Weapons of mass distraction – Part 6

I was at the Tower this week, hotfoot from Bristol and having had about 3 hours sleep (who can sleep with Loop in their head?).

Anyway, enough of all that.

It has been pointed out to me, quite correctly as it happens, that I haven’t featured any of Alan’s artifacts in the blog, so I’m starting this week with Alan’s magnificent bag of slag.


Steady on. Ok, it might not look like much, but it is evidence of the industrial processes being carried out at the riverside workshops. Slag =smelting, so this early stage in the production process must have been carried out at the site. Not necessarily on a very large scale, but it seems that there was at least some ore processing going on.

More from Alan later.

Today, a number of gun parts emerged from the boxes:

A flint lock frizzon                                                                    A flint lock trigger

P1130263   P1130264  

2 gun cartridge lynch pins                                                  A gun cocking arm

P1130269  P1130278

An iron bayonet tip


I think that I’ll be drawing together all of the gun parts that we’ve seen so far into a ‘know your flintlock’ diagram shortly, so watch this space.

Back to Alan, and what the devil is this? An original note directs us to “Ask Bob”. Bob?

P1130274  P1130275

Well it’s called a loop. The slotted end holds a cleaning patch which is used for cleaning the bore of the gun’s barrel.

And what’s this? It’s about 3cm long and has a copper-alloy stalk with a lead (?) socket on the end.

P1130266 P1130267

The, potentially, saddest find was this ring.


A plain gold band, looks like a man’s size. It has no hallmark, so it may have been made overseas. Is it a wedding band? What happened? Lost? Consigned to the Thames in a fit of rage, or despair? Hmm.

And finally, finally!, here’s that coin again…



And so the initial six week pilot project comes to an end, but watch this space because we’re expecting that there will be some updates and developments.


3 thoughts on “Weapons of mass distraction – Part 6

  1. I have squinted as much as possible on that coin. My conclusions *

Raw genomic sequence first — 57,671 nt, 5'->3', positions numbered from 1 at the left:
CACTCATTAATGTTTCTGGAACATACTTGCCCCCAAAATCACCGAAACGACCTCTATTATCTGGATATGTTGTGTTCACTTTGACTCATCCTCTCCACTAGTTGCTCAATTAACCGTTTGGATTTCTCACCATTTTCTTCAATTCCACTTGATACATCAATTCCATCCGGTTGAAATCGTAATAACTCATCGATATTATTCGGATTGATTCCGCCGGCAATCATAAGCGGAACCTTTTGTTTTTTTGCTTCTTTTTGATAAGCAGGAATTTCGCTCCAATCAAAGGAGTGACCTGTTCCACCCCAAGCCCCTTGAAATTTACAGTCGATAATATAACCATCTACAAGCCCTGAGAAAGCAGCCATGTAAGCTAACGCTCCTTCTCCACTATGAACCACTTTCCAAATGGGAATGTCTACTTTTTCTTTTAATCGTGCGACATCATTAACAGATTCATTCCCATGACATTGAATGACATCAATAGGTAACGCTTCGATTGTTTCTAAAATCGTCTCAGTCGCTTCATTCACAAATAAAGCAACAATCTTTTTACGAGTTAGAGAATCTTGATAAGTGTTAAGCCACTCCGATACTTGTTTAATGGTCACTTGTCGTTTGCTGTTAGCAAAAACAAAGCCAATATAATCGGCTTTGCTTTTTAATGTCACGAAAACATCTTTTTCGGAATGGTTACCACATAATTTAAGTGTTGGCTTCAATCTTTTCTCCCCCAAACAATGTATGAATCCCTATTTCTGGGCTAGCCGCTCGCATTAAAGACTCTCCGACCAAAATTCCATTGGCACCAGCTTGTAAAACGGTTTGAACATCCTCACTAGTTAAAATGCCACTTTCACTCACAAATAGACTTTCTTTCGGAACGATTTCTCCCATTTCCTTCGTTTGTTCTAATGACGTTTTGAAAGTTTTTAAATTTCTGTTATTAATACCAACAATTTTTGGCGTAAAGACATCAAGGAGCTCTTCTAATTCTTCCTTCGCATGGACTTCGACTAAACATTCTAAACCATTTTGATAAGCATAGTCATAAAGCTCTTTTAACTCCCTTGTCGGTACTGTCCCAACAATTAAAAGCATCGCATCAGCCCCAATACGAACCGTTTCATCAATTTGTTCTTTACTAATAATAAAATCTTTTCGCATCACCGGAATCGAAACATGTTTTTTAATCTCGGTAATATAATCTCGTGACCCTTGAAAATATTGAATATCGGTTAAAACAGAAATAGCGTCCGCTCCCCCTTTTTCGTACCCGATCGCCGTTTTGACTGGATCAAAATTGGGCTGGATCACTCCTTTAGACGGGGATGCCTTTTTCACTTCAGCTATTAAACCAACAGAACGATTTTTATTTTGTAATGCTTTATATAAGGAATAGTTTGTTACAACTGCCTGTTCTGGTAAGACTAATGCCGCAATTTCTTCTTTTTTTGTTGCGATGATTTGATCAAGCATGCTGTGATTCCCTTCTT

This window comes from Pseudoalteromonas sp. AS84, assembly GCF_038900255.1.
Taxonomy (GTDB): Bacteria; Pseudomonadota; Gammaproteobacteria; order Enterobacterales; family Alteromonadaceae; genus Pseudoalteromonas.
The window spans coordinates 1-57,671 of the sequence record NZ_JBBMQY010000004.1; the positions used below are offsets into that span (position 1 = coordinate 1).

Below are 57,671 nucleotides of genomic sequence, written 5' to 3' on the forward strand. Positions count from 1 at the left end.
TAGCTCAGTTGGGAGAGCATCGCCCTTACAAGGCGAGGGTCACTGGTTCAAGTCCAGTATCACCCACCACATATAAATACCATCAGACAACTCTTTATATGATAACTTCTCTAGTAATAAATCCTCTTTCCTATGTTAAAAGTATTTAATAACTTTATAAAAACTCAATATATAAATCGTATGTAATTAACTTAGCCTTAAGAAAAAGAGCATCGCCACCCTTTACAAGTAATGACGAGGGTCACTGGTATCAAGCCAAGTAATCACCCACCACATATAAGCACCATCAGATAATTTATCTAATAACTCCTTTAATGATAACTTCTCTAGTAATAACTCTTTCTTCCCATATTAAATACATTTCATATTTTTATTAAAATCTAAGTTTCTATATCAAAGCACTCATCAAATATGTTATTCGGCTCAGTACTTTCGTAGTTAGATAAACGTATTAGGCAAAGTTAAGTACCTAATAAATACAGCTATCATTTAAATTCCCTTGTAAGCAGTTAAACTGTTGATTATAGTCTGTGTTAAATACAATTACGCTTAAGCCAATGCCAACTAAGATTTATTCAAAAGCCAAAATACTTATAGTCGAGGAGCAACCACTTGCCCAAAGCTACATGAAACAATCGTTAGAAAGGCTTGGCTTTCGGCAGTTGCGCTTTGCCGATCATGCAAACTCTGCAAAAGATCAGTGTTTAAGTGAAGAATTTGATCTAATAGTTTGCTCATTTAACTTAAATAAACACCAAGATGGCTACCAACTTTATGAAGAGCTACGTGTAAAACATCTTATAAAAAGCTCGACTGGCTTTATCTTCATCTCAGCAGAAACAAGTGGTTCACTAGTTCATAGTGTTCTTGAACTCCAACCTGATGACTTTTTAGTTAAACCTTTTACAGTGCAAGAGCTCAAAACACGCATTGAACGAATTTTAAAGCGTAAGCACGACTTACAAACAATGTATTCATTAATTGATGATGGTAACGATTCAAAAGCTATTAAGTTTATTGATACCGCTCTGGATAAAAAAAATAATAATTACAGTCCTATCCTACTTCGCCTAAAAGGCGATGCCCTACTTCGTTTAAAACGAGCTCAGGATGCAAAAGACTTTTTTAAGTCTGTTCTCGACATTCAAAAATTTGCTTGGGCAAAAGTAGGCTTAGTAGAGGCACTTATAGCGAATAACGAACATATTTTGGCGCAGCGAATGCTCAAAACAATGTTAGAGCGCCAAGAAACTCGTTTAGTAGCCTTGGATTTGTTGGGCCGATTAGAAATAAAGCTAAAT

First it is bronze and late. The convention is that this style of coin when less than 17mm is designated AE4.
    Second that the reverse actually is some variation on VICTORIA. I know, it looks as if there is ATOR there but various blobs of oxidates will try to fool you. Far less common reverses such as IOVI CONSERVATOR tend to be earlier, larger and the ATOR part should be on the end of the inscription.
    Thirdly it appears that the amorphous blob on the obverse is male. This is a “diademed” portrait which tends to run from Constantine the Great onward. C.the G. reformed the coinage and created the AE4 class anyways.
    A few entries can be excluded by the reverse having a single figure on it.
    I think finally we can exclude anybody after Honorius for obvious reasons of barbarian apocalypse.

    So, the two candidates that are trying to fit the above are:
    EUGENIUS from 392 to 394, a 13mm coin. Or
    MAGNUS MAXIMUS from 383 to 388, a 15mm coin.

    Of the two Max seems more in keeping with where it was found and with the vague outlines of the portrait. Eugenius had a longer, taller head and a beard.

    Hope this helps a bit…

    *Nobody really studies these late, rubbish coins that much. They are poorly made, typos and mis-strikes were common. Even the size can fool you…your 1cm coin could be worn down along the edges from an earlier larger one. The best source I have on hand is Roman Coins by David R. Sear but it is no doubt short of comprehensive.

    • Changed my mind. I think this is a coin unlisted by Sear but attributed to Arcadius. Eastern emperors circulated coin in the West and vice versa. I am borrowing the coin images, with credit to you, for a post of my own on Monday. With pigeons. Tacitus

      • Hi Tim,
        sorry, I’ve hardly looked at this since I posted it. Too much on this week.

        You are welcome to use the images. If anyone can name that coin, I can properly update the record at the Armouries with more detail.

Leave a Reply

Fill in your details below or click an icon to log in:

WordPress.com Logo

You are commenting using your WordPress.com account. Log Out /  Change )

Google+ photo

You are commenting using your Google+ account. Log Out /  Change )

Twitter picture

You are commenting using your Twitter account. Log Out /  Change )

Facebook photo

You are commenting using your Facebook account. Log Out /  Change )


Connecting to %s

This site uses Akismet to reduce spam. Learn how your comment data is processed.